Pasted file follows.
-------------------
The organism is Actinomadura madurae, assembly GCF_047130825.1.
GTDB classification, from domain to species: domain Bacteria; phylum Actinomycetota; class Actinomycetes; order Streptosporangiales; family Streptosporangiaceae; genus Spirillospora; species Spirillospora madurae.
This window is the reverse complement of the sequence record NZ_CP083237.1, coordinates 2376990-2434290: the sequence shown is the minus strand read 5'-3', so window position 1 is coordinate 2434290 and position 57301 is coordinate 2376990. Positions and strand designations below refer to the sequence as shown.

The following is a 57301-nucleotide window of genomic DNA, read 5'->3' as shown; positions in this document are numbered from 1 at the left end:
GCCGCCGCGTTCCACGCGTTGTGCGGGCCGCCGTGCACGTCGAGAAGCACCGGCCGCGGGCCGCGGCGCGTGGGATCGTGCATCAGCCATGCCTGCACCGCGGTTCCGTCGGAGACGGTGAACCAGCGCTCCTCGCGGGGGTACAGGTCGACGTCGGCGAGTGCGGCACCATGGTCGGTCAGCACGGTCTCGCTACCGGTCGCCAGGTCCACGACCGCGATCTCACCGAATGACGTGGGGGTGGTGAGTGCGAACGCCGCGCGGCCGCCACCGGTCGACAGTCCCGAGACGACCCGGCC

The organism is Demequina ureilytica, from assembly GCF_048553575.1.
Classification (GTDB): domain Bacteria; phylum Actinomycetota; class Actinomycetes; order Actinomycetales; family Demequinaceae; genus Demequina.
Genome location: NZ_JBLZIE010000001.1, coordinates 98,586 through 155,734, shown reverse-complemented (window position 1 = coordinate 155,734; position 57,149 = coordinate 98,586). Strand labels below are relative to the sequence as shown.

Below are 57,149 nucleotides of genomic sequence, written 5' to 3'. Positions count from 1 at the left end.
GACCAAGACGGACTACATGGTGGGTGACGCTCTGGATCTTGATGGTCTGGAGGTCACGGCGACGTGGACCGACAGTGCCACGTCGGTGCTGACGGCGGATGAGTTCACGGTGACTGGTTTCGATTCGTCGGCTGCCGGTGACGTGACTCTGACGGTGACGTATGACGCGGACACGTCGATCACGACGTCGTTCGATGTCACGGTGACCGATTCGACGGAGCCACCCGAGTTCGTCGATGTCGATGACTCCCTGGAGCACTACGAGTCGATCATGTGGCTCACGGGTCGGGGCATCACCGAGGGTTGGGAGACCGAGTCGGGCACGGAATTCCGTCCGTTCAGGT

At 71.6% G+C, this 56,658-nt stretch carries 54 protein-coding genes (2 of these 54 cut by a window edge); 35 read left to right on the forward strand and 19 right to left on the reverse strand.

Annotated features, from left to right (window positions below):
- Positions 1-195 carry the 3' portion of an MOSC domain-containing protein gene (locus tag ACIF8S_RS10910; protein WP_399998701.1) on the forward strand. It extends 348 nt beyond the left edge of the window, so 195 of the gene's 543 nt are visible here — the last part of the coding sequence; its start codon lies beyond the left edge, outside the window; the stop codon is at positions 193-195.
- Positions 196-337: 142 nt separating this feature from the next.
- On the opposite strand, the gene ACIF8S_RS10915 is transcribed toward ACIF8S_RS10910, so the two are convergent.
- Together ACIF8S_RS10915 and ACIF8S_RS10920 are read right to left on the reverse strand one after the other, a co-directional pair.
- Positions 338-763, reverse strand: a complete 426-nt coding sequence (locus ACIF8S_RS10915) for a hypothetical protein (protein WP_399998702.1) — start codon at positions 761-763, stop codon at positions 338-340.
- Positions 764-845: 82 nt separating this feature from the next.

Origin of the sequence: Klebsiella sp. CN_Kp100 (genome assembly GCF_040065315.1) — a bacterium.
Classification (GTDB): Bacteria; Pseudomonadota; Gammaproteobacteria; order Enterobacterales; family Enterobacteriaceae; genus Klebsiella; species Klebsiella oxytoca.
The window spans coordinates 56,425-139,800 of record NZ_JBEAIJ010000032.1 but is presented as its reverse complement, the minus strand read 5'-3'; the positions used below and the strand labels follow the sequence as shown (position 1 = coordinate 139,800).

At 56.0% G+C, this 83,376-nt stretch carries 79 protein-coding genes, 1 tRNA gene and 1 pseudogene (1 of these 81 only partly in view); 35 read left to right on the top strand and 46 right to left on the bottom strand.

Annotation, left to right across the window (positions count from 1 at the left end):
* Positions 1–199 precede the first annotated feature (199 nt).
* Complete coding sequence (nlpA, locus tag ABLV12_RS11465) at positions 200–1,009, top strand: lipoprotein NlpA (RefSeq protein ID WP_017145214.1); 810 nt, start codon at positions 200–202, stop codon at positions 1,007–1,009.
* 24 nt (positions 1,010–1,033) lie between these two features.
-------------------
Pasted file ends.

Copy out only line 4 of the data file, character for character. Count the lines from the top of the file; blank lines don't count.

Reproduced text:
The following is a 57301-nucleotide window of genomic DNA, read 5'->3' as shown; positions in this document are numbered from 1 at the left end: